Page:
“We don’t know how to interview creatively for these roles,” Sedova said, pointing to how other tech job processes leverage logic questions and other ways to work out how a candidate problem solves, while cybersecurity still heavily relies on past experience and certifications — despite the immense talent gap.
Recent research out of Harvard and Stanford Universities explored the characteristics of someone with a "security mindset," which researchers qualified as three interconnected aspects:
- Monitoring for potential security anomalies.
- Investigating anomalies more deeply to identify security flaws.
- Evaluating the relevance of those flaws in a larger context.
They found this mindset is developed by both professional and personal experience, with “curiosity about technical systems” emerging as the single most important quality for success in cybersecurity. The authors of the study suggested that employers and recruiters balance technical and qualitative evaluations:
“For example, they might combine a bug-bounty performance test with a task of explaining the relative risk of different bugs, given different sets of background assumptions. They might also ask candidates for their preferred sources of information about the relative risks of security flaws, or they might inquire about the candidate’s interactions with CISOs or other staff who are more likely to hold an evaluating-heavy role.”
It’s as much or more about thinking creatively and logically about vulnerabilities in a system, Sedova remarked, than it is about being able to put yourself in the mindset of an attacker. Can you create tests or experiences to test someone’s security mindset?
A 2018 symposium on Usable Privacy and Security found the most common perceptions of cybersecurity are “It’s scary…it’s confusing… and it’s dull.”
In both cybersecurity recruitment and advocacy, researchers at the University of Maryland, Baltimore County found that it’s essential to focus on situational context as well as on educating and speaking to different levels of technical understanding.
Upskilling for Security Skills In-House
In the absence of people to fill security jobs and considering that recruitment costs far more than retention, organizations should upskill their current employees.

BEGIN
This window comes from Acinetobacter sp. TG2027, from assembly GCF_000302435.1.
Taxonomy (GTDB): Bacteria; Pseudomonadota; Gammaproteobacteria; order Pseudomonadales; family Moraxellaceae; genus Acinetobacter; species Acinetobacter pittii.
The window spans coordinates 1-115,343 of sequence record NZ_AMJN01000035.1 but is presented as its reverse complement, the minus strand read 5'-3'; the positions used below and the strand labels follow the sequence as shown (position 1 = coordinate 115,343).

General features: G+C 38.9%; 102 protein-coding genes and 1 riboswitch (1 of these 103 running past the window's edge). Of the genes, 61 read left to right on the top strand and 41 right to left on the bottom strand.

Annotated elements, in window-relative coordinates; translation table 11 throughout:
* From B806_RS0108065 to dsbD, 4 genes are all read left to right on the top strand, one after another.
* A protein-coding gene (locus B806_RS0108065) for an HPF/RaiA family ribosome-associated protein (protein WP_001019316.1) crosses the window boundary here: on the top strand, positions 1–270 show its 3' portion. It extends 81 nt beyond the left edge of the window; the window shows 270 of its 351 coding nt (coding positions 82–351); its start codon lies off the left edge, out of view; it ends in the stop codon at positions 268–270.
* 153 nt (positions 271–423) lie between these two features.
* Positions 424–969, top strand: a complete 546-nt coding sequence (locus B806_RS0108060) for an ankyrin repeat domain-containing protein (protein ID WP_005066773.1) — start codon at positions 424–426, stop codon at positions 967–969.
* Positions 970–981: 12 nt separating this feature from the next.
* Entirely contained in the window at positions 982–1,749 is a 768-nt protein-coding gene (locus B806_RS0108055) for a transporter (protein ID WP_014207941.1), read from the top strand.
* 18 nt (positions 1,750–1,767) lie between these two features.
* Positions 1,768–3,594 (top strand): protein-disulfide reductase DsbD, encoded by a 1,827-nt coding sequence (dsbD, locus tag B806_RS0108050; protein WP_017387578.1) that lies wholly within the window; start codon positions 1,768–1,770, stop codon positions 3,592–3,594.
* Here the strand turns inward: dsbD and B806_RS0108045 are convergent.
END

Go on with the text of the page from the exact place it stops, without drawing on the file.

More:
“The field of cybersecurity is constantly evolving, which means that professionals need to update their skills and knowledge continuously,” Chan said. Companies trying to hire and retain cybersecurity professionals with constant training requirements can be challenging.”
Considering these trainings and certifications can cost upwards of $4,000, companies can consider paying for that education as a way to attract and retain talent.
A role Odeniyi would like to see more of in 2023 is cybersecurity culture management — "and I just made that role up because I’ve not seen it advertised,” he said.
Such a role would influence the whole culture of the company to consider the people, processes and training necessary to cultivate that cybersecurity mindset. An employer might be better at identifying the right personalities and skill sets among its existing staff rather than seeking them from outsiders.
Recognizing another gap, Odeniyi would like someone to lead the operationalization of cybersecurity, looking to define and support the continuous IT security operations in the needs of an organization.
“The fundamental issue is, technology changes very fast and faster than we can get laws and regulations in place to try to get faster, and faster than we can train up people into their sectors,” he said. This position would require someone with a cross-functional role and mindset.
Hughes pegged the most in-demand skill sets as cloud security and DevSecOps. Of course, these are not entry-level roles. But if someone has a background in Kubernetes and containers, he said, “having technical depth and soft skills — being able to communicate, and good relationships and rapport with developers and leaders” could make them good candidates.
Sedova spotted entry-level roles within a company that could make logical segues into cybersecurity work, like those who work in incident response, security operations center analysis, and junior project management roles.